Why Arts and Culture?
Not so much in response to, but in the interest of furthering McLennan’s posts at Diacritical I want to share some thoughts on WHY ARTS & CULTURE?
People who’ve followed me here for awhile will know my thoughts on building community vs. audience (i’m in favor of it) and also will be familiar with my thoughts on repositioning arts and culture in society, restoring it to a central position, a locus for debate on civil society. Frequent readers will also be familiar with my thoughts on arts, culture and corporations and the need to reassess that frequently fraught and occasionally antagonistic relationship.
I think it is helpful to look at the arts – particularly the lively, contemporary arts – as a means of delivering experiences. The specific disciplines are less important than the overriding idea that these are experiential arts, that they can only exist, truly, with a live audience, and that is what makes them unique. As much as we can use the tools of Web 2.0, etc., to disseminate the objects and artifacts and documentation of the live event, it is still the live event that is the primary objective.
WIth that in mind… let’s offer a working definition of culture as:
culture n. The totality of socially transmitted behavior patterns, arts, beliefs, institutions, and all other products of human work and thought.
Art, in that sense, is a very focused subset of culture-writ-large. As such, Arts & Culture offers a unique platform to provide meaningful, memorable, enriching experiences. In a time of media saturation and mass produced entertainment, strategically developed arts and culture can create personalized, physical, real-world engagements with a set of ideas and values. In a world where people are always-on and always-connected, arts and culture provide opportunities to meet offline and share meaningful LIVE experiences and encounters.
In this new era of civic responsibility and community involvement, people are thinking globally and acting locally. Cultural institutions are seen by their communities to be providing enrichment, education and quality of life. Arts and culture allows us to create experiential engagement with the following characteristics:
- Quality – providing quality experiences that speak to people’s emotional, intellectual and personal lives.
- Community – bringing people together with a shared experience to foster conversation and connection.
- Authenticity – Quality arts and culture is undeniably authentic, in that it is a deeply personal experience, shared with others. The cultural environment engenders trust and good will and is less likely to appear manipulative in the eyes of media-savvy audiences.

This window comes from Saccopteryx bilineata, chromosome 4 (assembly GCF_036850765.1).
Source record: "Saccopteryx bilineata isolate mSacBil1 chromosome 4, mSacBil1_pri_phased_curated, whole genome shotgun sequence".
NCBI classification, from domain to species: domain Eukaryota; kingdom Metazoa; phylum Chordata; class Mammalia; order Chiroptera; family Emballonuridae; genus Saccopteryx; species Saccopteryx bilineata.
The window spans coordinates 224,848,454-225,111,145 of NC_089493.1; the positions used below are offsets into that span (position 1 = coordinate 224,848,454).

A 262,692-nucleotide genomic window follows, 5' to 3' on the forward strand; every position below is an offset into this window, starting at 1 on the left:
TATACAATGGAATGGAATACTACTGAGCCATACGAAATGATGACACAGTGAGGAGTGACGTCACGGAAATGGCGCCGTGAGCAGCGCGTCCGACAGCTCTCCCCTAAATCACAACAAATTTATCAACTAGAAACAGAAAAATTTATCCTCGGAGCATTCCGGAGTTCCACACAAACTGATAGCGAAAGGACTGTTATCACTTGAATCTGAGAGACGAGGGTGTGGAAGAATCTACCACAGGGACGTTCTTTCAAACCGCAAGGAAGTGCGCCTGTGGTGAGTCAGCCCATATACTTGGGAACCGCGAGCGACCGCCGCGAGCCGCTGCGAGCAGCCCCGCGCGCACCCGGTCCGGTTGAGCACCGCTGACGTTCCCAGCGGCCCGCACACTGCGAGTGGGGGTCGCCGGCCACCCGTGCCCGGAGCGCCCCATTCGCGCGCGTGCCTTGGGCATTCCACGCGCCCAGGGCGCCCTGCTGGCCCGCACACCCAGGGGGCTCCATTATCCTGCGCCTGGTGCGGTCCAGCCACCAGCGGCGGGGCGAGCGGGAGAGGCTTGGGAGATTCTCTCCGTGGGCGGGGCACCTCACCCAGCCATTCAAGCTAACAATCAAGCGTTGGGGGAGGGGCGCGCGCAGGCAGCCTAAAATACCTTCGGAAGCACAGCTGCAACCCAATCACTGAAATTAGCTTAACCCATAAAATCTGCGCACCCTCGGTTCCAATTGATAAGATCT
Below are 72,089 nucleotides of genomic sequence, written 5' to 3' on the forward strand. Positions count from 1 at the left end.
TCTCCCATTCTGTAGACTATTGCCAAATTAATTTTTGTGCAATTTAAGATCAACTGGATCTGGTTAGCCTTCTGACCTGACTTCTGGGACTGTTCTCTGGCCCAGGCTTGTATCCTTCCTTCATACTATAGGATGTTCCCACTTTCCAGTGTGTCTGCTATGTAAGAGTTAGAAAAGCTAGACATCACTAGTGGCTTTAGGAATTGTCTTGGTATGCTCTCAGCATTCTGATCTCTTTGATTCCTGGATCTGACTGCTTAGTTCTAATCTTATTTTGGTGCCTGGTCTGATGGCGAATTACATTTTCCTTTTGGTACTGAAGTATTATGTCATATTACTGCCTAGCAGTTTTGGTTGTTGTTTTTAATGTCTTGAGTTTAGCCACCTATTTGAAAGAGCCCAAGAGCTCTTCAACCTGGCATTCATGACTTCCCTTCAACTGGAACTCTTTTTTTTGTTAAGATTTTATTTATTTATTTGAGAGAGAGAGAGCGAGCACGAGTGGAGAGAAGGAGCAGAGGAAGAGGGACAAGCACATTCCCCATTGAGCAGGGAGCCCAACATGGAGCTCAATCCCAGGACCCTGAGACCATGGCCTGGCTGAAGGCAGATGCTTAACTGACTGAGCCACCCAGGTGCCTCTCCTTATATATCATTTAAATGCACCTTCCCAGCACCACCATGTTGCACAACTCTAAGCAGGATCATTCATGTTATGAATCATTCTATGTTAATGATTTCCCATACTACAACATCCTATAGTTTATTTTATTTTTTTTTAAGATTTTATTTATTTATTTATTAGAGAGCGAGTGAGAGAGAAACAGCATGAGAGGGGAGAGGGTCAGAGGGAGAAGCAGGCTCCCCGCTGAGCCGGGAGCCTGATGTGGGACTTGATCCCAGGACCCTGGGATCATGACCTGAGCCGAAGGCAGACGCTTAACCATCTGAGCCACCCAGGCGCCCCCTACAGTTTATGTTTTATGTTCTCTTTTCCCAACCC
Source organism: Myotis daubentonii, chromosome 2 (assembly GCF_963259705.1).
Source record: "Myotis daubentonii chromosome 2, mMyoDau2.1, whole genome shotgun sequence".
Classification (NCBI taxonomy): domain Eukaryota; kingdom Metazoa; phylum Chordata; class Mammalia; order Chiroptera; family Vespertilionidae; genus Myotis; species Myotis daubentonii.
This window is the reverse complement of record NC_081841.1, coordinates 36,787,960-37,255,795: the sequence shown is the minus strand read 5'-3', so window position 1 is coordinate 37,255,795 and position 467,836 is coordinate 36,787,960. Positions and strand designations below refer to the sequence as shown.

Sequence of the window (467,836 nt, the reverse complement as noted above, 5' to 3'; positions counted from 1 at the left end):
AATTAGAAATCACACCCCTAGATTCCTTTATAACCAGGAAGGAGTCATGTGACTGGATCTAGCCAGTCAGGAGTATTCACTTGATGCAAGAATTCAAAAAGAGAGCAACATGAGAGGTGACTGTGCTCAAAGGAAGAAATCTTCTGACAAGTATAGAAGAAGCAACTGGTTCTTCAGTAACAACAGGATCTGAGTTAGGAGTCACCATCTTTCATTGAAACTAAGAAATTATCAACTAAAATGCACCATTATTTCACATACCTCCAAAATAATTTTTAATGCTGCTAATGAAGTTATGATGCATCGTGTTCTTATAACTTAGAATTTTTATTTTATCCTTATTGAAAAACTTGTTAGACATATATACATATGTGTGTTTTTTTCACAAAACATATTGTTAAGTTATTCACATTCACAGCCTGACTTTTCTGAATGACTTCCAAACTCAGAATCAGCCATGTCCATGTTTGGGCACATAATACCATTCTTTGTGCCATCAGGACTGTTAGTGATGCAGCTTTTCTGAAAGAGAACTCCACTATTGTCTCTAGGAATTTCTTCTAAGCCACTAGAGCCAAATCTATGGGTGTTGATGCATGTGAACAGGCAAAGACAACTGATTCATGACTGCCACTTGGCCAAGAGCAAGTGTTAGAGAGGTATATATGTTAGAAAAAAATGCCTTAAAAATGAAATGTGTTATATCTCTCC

- Impact – Quality arts and culture provides entertainment – but more importantly it provides substance, food for thought, opportunities for education and occasionally even transformative experiences. The impact on the audience – and on the community – can be significant. Also, ideas frequently “trickle up” – and issues explored in the arts, over time, have enormous impact on the culture at large.
In business-speak: working within the existing arts infrastructure it is possible to create high-impact, high-touch experiences on a scalable budget with significant ROI. Projects can tour for years, generating press and publicity regionally, nationally and internationally and continue to have impact long after the event itself is over. Arts and culture can deliver powerful transformative experiences at a much lower cost than “mass media entertainment”.
So – when we talk about using social networking tools to building community – or audiences – the question is lwhat are we building that community around? what are the ideas/thoughts/feelings/values that serve as an organizing principle for the community? how do we look at concentric circles of community and identify what makes the core more passionate and committed than the outliers?
There’s too much focus on the techne and not enough on the psyche that goes into this analysis of “social networking”. If we use a capitalist model – what creates social capital? how do we generate social capital and encourage an exchange of “social goods and services” that promotes community engagement and commitment?….”art” is pretty abstract, so is “cool” – though if we look at language as a mode of knowing, there is “coolness” associated with knowing specific forms of language, a way of talking about things that signifies you are “inside” and “in the know.”… so is there social capital in being “in the know”? But what about?
People tend not to get passionate about abstraction… so what are the tangibles? I guess that’s my big question – what specifically are you building community around, who populates the inner circle and who are the outliers and what motivates social mobility, i.e. the desire to move from outlier to inner circle?
There is a lot of time and energy spent analyzing how, much less time on the why or the actual what. If we start thinking about our work as the experience creation and delivery business, we can start to identify new models of funding and outreach that speak to that in innovative ways.